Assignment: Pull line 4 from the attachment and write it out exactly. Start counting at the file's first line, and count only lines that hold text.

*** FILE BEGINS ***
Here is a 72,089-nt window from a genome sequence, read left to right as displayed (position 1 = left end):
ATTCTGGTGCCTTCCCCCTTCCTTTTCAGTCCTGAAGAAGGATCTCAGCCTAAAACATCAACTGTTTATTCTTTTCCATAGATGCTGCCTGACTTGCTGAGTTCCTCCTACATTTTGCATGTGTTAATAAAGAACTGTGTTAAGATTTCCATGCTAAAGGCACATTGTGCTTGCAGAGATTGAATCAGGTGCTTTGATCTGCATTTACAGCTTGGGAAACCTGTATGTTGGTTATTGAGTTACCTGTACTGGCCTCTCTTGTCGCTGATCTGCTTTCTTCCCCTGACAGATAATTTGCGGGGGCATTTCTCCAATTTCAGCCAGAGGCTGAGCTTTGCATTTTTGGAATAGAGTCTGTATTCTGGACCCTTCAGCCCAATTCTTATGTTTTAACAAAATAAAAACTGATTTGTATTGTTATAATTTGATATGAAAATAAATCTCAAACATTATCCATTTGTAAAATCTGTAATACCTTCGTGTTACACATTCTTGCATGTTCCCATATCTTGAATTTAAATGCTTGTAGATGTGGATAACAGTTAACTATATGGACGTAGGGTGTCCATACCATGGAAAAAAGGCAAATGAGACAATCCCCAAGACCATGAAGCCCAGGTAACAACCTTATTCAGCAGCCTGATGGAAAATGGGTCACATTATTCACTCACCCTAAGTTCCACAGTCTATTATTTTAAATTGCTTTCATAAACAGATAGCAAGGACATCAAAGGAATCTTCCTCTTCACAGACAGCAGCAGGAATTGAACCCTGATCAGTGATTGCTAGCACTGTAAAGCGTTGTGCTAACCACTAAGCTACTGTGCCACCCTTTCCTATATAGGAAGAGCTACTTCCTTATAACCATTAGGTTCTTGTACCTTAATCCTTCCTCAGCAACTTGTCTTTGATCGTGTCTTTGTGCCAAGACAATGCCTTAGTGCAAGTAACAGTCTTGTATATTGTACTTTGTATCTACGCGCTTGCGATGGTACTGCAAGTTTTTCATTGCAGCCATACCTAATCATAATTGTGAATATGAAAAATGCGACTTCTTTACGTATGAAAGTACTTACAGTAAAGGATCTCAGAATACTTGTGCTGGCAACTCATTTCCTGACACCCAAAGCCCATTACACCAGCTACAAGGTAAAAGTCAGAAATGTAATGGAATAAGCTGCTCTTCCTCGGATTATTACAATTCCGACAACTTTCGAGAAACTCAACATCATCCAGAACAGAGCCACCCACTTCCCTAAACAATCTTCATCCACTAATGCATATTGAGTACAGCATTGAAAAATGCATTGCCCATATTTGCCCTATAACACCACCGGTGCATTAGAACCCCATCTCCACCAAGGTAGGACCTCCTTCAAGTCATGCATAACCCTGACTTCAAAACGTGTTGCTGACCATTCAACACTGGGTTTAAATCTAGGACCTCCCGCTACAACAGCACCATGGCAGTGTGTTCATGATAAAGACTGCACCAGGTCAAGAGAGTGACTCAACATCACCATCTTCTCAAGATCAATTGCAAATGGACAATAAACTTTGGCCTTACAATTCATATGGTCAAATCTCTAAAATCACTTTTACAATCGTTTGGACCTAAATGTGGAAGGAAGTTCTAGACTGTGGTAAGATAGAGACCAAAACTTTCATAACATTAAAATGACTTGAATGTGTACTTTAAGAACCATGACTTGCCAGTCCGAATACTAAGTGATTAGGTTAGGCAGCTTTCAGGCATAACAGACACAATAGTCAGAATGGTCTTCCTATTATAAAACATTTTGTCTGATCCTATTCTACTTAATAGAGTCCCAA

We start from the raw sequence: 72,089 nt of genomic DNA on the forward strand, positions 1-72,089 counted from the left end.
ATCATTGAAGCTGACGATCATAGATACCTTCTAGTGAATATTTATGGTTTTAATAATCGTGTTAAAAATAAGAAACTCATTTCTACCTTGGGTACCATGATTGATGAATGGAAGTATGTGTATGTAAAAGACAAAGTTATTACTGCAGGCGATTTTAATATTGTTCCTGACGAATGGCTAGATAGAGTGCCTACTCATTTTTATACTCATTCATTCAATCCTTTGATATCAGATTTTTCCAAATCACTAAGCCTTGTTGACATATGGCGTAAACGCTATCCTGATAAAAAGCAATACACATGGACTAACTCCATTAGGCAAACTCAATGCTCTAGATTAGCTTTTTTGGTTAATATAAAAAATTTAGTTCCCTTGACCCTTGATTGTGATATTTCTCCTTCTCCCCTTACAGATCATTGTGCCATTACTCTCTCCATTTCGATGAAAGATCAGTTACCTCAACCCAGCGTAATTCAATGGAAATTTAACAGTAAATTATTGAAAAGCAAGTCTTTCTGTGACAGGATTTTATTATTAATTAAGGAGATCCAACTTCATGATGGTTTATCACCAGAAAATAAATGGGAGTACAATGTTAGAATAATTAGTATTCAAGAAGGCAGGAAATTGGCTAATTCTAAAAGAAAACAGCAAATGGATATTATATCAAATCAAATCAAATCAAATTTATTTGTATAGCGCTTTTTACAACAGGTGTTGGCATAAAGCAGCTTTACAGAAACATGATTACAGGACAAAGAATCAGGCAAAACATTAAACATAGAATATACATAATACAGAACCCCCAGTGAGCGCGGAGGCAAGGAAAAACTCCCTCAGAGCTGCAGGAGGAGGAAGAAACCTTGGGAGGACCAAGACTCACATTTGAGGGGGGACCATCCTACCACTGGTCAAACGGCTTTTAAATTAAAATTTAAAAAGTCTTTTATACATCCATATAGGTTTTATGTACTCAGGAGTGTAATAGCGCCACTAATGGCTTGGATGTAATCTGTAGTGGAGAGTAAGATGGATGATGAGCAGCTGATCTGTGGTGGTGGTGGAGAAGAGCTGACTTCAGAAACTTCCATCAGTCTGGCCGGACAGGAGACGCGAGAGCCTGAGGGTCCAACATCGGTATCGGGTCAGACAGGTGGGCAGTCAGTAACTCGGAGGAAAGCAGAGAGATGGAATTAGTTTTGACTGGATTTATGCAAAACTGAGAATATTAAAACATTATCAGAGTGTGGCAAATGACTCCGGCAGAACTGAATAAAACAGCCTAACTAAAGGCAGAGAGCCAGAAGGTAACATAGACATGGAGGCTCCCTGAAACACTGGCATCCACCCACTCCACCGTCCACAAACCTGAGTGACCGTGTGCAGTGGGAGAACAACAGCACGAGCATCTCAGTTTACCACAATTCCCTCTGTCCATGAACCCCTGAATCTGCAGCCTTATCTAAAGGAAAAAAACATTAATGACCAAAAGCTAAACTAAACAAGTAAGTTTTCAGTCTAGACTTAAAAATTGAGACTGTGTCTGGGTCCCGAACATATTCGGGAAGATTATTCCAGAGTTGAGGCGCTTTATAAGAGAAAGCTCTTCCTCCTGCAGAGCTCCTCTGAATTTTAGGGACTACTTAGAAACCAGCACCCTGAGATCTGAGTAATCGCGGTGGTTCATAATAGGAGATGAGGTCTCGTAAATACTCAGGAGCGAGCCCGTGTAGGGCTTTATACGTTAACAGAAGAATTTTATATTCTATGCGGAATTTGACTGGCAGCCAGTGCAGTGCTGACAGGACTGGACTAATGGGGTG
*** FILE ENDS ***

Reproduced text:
ATCATTGAAGCTGACGATCATAGATACCTTCTAGTGAATATTTATGGTTTTAATAATCGTGTTAAAAATAAGAAACTCATTTCTACCTTGGGTACCATGATTGATGAATGGAAGTATGTGTATGTAAAAGACAAAGTTATTACTGCAGGCGATTTTAATATTGTTCCTGACGAATGGCTAGATAGAGTGCCTACTCATTTTTATACTCATTCATTCAATCCTTTGATATCAGATTTTTCCAAATCACTAAGCCTTGTTGACATATGGCGTAAACGCTATCCTGATAAAAAGCAATACACATGGACTAACTCCATTAGGCAAACTCAATGCTCTAGATTAGCTTTTTTGGTTAATATAAAAAATTTAGTTCCCTTGACCCTTGATTGTGATATTTCTCCTTCTCCCCTTACAGATCATTGTGCCATTACTCTCTCCATTTCGATGAAAGATCAGTTACCTCAACCCAGCGTAATTCAATGGAAATTTAACAGTAAATTATTGAAAAGCAAGTCTTTCTGTGACAGGATTTTATTATTAATTAAGGAGATCCAACTTCATGATGGTTTATCACCAGAAAATAAATGGGAGTACAATGTTAGAATAATTAGTATTCAAGAAGGCAGGAAATTGGCTAATTCTAAAAGAAAACAGCAAATGGATATTATATCAAATCAAATCAAATCAAATTTATTTGTATAGCGCTTTTTACAACAGGTGTTGGCATAAAGCAGCTTTACAGAAACATGATTACAGGACAAAGAATCAGGCAAAACATTAAACATAGAATATACATAATACAGAACCCCCAGTGAGCGCGGAGGCAAGGAAAAACTCCCTCAGAGCTGCAGGAGGAGGAAGAAACCTTGGGAGGACCAAGACTCACATTTGAGGGGGGACCATCCTACCACTGGTCAAACGGCTTTTAAATTAAAATTTAAAAAGTCTTTTATACATCCATATAGGTTTTATGTACTCAGGAGTGTAATAGCGCCACTAATGGCTTGGATGTAATCTGTAGTGGAGAGTAAGATGGATGATGAGCAGCTGATCTGTGGTGGTGGTGGAGAAGAGCTGACTTCAGAAACTTCCATCAGTCTGGCCGGACAGGAGACGCGAGAGCCTGAGGGTCCAACATCGGTATCGGGTCAGACAGGTGGGCAGTCAGTAACTCGGAGGAAAGCAGAGAGATGGAATTAGTTTTGACTGGATTTATGCAAAACTGAGAATATTAAAACATTATCAGAGTGTGGCAAATGACTCCGGCAGAACTGAATAAAACAGCCTAACTAAAGGCAGAGAGCCAGAAGGTAACATAGACATGGAGGCTCCCTGAAACACTGGCATCCACCCACTCCACCGTCCACAAACCTGAGTGACCGTGTGCAGTGGGAGAACAACAGCACGAGCATCTCAGTTTACCACAATTCCCTCTGTCCATGAACCCCTGAATCTGCAGCCTTATCTAAAGGAAAAAAACATTAATGACCAAAAGCTAAACTAAACAAGTAAGTTTTCAGTCTAGACTTAAAAATTGAGACTGTGTCTGGGTCCCGAACATATTCGGGAAGATTATTCCAGAGTTGAGGCGCTTTATAAGAGAAAGCTCTTCCTCCTGCAGAGCTCCTCTGAATTTTAGGGACTACTTAGAAACCAGCACCCTGAGATCTGAGTAATCGCGGTGGTTCATAATAGGAGATGAGGTCTCGTAAATACTCAGGAGCGAGCCCGTGTAGGGCTTTATACGTTAACAGAAGAATTTTATATTCTATGCGGAATTTGACTGGCAGCCAGTGCAGTGCTGACAGGACTGGACTAATGGGGTG